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I have an existing Java application (Spring based) that currently does NOT have a web interface, nor does it run in a web container. It packages up nicely with a start program and just works.

What I need to do is add an administrative web interface for some administrative type things, retrieving real time metrics, and perhaps some graphs to give the users a warm fuzzy feeling knowing that everything is working. As we are a Spring shop, and some of our web applications already use Spring MVC it only makes sense to us, however, I'm not happy with the suggestions I've had from our internal Spring folks on how I should procede.

What would be the ideal way to bolt on this web interface?

  • Convert my application to a web application and have a web container launch the application. I not too keen on this approach is the web tier is really secondary to the primary application.
  • Create a separate project that packages as a war, embed Jetty in my existing app and have it load the war. I think I can use the context loader listener to make the root context of my application the parent to the web application spring context. This would involve breaking up my Maven project into 2 projects I believe. I can't use an existing web technology for communication between the web tier and the primary application as my primary application is not web enabled.
  • Embed Jetty and put the Spring MVC stuff directly in my app. While I've done this approach before, it does involve some ugliness - for instance exploding the JSP tag libs into my jar.

Any thoughts on some clean separation here?

Also of note, my current jar contains some utility applications which some shell scripts launch. Going a pure WAR route would make this not so easy, since I can't juse point java at my war file and choose a class to execute.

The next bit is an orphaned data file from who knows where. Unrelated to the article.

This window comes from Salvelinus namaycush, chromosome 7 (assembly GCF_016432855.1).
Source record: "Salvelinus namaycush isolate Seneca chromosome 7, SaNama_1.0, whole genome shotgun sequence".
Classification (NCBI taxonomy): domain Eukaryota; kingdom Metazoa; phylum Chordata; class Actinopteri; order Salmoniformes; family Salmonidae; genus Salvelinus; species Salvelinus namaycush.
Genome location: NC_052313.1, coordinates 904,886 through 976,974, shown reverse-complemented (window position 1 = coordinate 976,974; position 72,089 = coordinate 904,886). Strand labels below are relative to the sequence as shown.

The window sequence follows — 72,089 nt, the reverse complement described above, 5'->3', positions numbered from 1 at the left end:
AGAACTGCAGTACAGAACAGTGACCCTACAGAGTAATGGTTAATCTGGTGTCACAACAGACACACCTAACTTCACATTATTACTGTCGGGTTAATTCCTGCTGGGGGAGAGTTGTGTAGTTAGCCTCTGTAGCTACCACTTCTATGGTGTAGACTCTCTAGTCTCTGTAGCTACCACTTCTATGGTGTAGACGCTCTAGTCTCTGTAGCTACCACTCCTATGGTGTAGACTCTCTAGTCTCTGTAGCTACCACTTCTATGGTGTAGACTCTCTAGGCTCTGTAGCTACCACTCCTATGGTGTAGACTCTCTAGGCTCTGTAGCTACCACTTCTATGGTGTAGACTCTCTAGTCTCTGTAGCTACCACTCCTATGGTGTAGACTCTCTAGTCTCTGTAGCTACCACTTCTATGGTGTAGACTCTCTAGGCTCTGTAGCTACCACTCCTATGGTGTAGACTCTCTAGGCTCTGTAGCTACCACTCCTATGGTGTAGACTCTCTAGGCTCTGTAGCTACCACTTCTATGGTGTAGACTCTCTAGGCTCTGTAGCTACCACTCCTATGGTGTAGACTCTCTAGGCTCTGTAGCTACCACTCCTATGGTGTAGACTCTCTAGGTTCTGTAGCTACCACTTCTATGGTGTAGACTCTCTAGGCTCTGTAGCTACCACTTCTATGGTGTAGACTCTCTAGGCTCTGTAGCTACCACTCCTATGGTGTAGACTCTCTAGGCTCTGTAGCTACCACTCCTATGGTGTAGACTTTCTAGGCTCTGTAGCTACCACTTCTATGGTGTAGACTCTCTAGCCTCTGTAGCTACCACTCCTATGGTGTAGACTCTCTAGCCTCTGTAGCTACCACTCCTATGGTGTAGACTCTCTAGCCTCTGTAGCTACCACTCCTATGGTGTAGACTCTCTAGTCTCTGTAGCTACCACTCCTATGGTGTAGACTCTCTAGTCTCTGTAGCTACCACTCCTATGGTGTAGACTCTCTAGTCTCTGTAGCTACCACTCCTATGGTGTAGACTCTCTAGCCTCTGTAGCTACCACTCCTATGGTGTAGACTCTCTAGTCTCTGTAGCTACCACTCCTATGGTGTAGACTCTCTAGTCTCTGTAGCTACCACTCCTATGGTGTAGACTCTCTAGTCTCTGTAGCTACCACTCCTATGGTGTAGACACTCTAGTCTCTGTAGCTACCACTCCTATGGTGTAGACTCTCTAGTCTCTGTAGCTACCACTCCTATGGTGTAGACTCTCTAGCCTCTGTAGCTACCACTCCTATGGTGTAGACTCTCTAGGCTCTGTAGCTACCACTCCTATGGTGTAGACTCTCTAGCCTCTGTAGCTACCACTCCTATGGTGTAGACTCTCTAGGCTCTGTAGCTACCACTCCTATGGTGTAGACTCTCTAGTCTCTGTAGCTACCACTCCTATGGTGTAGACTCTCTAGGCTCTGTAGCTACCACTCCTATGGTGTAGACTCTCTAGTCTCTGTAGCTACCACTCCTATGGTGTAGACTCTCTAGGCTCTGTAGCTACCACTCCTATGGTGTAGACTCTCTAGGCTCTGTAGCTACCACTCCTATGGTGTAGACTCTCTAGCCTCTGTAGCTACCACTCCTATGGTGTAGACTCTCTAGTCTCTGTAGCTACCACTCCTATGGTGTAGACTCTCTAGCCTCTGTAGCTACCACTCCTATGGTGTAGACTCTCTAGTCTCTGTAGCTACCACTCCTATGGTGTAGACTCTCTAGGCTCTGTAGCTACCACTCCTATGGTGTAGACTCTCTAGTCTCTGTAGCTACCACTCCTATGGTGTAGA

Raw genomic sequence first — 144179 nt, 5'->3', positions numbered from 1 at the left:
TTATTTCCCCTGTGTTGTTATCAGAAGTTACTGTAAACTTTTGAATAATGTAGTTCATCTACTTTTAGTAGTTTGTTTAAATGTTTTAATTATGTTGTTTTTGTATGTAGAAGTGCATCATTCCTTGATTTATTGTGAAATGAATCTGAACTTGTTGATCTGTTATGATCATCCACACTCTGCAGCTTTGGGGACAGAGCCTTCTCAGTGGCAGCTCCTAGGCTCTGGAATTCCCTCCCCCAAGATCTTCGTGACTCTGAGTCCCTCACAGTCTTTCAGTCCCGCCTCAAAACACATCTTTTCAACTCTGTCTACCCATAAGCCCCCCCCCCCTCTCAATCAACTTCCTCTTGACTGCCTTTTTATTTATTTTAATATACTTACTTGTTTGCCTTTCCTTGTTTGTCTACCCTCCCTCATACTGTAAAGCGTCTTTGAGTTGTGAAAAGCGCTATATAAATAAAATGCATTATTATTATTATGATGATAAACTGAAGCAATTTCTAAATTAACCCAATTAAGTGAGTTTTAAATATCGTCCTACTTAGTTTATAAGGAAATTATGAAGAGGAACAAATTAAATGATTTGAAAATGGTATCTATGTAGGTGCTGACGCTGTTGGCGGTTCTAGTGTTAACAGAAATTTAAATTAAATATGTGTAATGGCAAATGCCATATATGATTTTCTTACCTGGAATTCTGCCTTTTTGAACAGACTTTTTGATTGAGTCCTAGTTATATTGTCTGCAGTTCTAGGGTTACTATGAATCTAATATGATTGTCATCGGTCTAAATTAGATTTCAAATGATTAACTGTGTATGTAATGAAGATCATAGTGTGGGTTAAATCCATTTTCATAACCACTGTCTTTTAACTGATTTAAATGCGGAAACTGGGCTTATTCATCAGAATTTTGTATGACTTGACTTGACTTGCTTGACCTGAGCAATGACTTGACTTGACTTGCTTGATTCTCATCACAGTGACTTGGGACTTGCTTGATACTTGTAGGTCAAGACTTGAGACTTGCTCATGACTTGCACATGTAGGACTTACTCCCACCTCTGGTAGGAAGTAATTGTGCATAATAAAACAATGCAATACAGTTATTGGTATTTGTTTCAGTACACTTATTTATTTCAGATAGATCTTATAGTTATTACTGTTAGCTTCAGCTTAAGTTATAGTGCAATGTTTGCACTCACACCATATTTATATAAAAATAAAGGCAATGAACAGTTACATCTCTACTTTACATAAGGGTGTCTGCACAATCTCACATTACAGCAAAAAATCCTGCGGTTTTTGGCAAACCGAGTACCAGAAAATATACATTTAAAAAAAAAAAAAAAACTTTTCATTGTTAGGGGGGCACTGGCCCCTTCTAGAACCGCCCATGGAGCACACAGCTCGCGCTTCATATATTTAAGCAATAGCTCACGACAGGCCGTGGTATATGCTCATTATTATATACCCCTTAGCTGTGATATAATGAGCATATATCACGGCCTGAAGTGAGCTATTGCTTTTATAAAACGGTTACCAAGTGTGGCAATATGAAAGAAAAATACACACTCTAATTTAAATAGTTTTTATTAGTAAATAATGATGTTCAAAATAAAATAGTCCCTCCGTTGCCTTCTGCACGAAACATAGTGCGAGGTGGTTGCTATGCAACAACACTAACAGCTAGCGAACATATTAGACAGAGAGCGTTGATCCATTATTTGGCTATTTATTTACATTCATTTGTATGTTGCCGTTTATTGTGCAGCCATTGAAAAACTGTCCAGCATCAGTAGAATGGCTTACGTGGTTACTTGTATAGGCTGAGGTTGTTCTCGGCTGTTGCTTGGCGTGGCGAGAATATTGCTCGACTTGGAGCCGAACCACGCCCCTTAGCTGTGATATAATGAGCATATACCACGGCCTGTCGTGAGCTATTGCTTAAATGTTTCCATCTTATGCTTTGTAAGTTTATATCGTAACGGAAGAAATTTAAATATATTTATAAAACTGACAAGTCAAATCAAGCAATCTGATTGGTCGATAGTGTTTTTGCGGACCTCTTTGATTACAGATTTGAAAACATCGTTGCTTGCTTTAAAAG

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2 Answers 2

If it's true that web is just a minor addition the application, migrating it to WAR and deploying in servlet container might be an overkill. Embedding web server/servlet container looks much simpler, although it doesn't have to be Jetty or Tomcat. You can use web server built into JDK or write one on top of or even raw sockets. But that's a hell to maintain.

Yet another solution to springs to mymind when reading:

web interface for some administrative type things, retrieving real time metrics, and perhaps some graphs

Maybe you don't need an interface, but monitoring infrastructure instead? Check out JMX (Spring has great support for JMX) - and write a second web application that simply connects to your standalone Java app via JMX and displays the metrics in fancy way. Another approach is to expose JMX via Jolokia, which translates JMX to REST services.

This approach has several advantages:

  • monitoring API is universal, and you get it for free

  • you don't have to use web client, monitoring application is completely decoupled,

  • finally changes to your original application are minimal. Check out this proof of concept: 1, 2.

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Very good point regarding JMX. I will research that further. –  Jason Oct 24 '12 at 19:46

It really depends on the structure of your existing Java/Spring app and how much of an API it provides. I've done something similar to this and I approached it by creating a separate Spring MVC project and then specified the existing Java app as a JAR dependency.

This is easy with Maven (or Ivy, etc) and provides nice decoupling. The trick is to be able to write service classes in the Spring MVC app which then access data via your dependent Spring app via a simple DAO class. That's why I stated at the beginning, that it depends on the structure of your original Java app. It has to be able to provide an API for data access that you can then plug your DAO (impl) into.

If this is not easily done, then the next option I'd suggest is simply converting your Spring app to a Spring MVC app. I've worked on another app where we did this. Using Maven, its possible to specify that the build can create either a war file or a jar file (or both). So it can be deployed as either a webapp (via war) or a normal app (via jar). Yes, the jar version has a bit of bloat but its a worthwhile compromise.

The question of embedding Jetty or using Tomcat via a war file is a completely separate issue that has its pros and cons. It shouldn't affect the approach you take in architecting the web app in the first place.

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I'm beginning to think I need to rethink the way I make Spring apps. Just go the webapp approach from the start.. Just in case I need to bolt on a web interface later.. Which is often the case, even if to provide a data extraction interface to our support guys. –  Jason Oct 25 '12 at 6:46

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